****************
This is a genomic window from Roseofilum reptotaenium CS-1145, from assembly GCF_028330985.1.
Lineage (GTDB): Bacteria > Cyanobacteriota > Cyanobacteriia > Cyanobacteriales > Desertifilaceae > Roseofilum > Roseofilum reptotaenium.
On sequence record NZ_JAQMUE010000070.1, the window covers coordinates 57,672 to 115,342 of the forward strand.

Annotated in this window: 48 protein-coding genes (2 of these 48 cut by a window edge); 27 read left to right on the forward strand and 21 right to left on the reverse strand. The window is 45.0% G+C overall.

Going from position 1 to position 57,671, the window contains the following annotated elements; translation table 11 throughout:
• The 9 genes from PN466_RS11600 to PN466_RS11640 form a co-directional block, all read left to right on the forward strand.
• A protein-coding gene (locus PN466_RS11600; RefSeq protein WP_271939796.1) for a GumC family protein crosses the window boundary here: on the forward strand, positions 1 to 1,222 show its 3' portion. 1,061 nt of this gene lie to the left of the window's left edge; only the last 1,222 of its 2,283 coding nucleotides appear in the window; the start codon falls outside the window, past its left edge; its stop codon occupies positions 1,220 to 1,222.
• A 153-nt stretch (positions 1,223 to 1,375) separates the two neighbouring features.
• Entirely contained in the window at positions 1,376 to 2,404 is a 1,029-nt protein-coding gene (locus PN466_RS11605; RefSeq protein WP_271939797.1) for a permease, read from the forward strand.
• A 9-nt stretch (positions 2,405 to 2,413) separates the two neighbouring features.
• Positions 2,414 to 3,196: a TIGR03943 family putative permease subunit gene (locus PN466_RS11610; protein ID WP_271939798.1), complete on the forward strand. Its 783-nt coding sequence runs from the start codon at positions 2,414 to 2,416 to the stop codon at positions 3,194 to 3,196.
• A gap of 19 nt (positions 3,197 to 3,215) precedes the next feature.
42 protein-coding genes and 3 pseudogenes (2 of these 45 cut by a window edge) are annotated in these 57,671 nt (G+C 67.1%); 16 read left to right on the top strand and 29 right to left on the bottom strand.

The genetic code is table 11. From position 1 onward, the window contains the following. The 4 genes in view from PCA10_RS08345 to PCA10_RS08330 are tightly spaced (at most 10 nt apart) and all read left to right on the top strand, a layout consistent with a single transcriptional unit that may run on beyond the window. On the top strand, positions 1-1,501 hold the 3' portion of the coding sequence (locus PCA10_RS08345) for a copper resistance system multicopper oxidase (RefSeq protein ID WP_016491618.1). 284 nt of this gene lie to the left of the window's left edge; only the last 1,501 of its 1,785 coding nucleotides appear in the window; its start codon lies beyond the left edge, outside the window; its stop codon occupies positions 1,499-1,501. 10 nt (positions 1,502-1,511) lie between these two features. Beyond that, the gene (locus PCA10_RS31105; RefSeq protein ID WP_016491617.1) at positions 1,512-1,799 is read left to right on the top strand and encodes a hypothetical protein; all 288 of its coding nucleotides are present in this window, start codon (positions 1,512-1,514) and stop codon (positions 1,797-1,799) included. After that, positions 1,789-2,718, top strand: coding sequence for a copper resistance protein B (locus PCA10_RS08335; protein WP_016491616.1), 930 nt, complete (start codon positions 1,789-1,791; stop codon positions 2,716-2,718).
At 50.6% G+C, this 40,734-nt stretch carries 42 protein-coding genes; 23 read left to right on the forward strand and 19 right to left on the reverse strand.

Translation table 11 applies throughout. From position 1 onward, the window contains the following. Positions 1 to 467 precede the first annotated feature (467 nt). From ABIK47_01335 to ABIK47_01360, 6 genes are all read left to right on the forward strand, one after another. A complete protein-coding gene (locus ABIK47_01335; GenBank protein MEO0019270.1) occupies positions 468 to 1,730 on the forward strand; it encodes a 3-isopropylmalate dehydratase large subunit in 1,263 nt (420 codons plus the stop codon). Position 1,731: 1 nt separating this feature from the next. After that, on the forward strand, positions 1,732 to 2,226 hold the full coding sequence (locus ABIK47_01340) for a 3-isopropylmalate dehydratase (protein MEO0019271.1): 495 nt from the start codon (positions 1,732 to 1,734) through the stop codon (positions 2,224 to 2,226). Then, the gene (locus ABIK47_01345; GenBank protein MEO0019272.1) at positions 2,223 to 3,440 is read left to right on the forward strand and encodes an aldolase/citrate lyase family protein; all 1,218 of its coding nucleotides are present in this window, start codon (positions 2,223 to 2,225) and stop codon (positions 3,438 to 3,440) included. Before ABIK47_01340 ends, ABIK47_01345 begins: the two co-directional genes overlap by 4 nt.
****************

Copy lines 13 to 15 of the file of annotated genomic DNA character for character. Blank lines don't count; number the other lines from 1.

42 protein-coding genes and 3 pseudogenes (2 of these 45 cut by a window edge) are annotated in these 57,671 nt (G+C 67.1%); 16 read left to right on the top strand and 29 right to left on the bottom strand.

The genetic code is table 11. From position 1 onward, the window contains the following. The 4 genes in view from PCA10_RS08345 to PCA10_RS08330 are tightly spaced (at most 10 nt apart) and all read left to right on the top strand, a layout consistent with a single transcriptional unit that may run on beyond the window. On the top strand, positions 1-1,501 hold the 3' portion of the coding sequence (locus PCA10_RS08345) for a copper resistance system multicopper oxidase (RefSeq protein ID WP_016491618.1). 284 nt of this gene lie to the left of the window's left edge; only the last 1,501 of its 1,785 coding nucleotides appear in the window; its start codon lies beyond the left edge, outside the window; its stop codon occupies positions 1,499-1,501. 10 nt (positions 1,502-1,511) lie between these two features. Beyond that, the gene (locus PCA10_RS31105; RefSeq protein ID WP_016491617.1) at positions 1,512-1,799 is read left to right on the top strand and encodes a hypothetical protein; all 288 of its coding nucleotides are present in this window, start codon (positions 1,512-1,514) and stop codon (positions 1,797-1,799) included. After that, positions 1,789-2,718, top strand: coding sequence for a copper resistance protein B (locus PCA10_RS08335; protein WP_016491616.1), 930 nt, complete (start codon positions 1,789-1,791; stop codon positions 2,716-2,718).
At 50.6% G+C, this 40,734-nt stretch carries 42 protein-coding genes; 23 read left to right on the forward strand and 19 right to left on the reverse strand.